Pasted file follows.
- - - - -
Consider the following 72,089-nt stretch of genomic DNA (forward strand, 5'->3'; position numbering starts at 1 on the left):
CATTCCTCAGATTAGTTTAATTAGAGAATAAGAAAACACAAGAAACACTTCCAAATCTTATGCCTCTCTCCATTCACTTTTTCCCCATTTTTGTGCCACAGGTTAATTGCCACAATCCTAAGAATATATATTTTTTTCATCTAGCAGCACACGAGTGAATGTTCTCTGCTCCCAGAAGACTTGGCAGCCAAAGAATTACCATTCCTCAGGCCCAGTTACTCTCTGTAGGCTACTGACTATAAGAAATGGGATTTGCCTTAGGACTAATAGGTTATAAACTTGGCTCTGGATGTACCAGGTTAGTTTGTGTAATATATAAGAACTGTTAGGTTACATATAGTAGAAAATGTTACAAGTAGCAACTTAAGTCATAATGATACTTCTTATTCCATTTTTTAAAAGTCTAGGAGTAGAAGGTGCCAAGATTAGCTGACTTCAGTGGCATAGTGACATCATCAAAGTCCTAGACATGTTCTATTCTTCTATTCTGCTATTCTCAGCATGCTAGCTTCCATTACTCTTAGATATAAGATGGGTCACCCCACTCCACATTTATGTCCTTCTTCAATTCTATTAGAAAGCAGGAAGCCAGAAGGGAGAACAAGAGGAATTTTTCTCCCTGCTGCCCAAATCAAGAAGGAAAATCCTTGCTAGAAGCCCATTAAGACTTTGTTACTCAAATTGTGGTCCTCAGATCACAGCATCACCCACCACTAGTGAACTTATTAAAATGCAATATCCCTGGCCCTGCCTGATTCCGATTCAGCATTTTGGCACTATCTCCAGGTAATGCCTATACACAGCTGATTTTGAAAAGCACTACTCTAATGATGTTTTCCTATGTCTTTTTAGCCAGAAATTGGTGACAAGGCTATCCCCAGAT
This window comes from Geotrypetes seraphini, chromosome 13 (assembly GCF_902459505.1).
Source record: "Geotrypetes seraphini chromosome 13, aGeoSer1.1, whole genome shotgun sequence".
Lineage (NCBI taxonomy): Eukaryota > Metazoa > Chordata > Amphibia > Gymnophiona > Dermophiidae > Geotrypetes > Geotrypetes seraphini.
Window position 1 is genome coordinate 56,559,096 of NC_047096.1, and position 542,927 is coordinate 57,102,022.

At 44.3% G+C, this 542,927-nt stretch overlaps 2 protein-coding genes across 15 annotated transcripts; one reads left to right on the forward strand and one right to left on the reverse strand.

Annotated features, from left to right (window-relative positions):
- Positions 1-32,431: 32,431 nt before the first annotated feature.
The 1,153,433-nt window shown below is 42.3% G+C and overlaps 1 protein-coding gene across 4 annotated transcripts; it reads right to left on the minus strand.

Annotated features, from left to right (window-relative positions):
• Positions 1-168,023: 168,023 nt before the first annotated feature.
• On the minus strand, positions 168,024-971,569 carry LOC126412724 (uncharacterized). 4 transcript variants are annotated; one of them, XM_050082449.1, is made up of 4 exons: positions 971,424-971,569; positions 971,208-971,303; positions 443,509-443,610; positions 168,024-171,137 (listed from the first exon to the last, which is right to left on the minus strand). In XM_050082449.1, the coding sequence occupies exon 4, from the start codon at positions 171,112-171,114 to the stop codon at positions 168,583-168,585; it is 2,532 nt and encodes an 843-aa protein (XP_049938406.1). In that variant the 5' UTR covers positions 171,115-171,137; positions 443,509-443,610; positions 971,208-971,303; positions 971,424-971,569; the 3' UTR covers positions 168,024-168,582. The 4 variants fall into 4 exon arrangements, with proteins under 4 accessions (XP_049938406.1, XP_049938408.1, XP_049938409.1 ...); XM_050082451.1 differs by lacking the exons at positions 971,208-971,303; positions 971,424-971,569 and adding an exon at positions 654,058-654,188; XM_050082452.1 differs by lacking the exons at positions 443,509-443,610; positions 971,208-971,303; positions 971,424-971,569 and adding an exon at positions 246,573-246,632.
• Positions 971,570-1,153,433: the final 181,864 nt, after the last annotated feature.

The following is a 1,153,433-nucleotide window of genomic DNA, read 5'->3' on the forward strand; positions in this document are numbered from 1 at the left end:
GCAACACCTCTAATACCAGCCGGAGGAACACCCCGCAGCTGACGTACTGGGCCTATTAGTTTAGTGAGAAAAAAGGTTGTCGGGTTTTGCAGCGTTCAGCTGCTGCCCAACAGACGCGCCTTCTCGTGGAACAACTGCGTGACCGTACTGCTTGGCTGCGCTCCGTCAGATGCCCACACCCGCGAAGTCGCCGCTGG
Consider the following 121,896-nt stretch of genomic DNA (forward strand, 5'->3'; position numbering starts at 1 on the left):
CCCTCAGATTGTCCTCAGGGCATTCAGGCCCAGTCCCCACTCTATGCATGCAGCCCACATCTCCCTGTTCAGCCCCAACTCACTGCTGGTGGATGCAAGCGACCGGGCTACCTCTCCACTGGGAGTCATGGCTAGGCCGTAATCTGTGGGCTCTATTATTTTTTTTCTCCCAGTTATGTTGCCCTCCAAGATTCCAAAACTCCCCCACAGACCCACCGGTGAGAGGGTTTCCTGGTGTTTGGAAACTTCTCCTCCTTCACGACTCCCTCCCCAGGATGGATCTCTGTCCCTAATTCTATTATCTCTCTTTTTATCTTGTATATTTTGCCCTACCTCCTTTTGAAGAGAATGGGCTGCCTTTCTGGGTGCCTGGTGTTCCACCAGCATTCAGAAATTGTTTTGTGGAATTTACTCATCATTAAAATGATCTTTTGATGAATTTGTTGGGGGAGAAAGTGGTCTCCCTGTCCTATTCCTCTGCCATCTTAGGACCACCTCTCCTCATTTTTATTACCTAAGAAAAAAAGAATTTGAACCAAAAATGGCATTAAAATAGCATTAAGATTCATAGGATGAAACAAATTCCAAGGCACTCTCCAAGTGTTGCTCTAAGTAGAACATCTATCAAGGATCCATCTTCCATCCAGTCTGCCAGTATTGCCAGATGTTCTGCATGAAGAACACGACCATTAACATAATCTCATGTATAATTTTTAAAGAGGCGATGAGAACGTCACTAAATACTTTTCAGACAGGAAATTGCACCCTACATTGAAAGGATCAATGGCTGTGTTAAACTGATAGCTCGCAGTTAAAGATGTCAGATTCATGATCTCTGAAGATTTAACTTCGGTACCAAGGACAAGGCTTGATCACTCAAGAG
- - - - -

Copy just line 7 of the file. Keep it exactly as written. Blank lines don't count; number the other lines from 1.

At 44.3% G+C, this 542,927-nt stretch overlaps 2 protein-coding genes across 15 annotated transcripts; one reads left to right on the forward strand and one right to left on the reverse strand.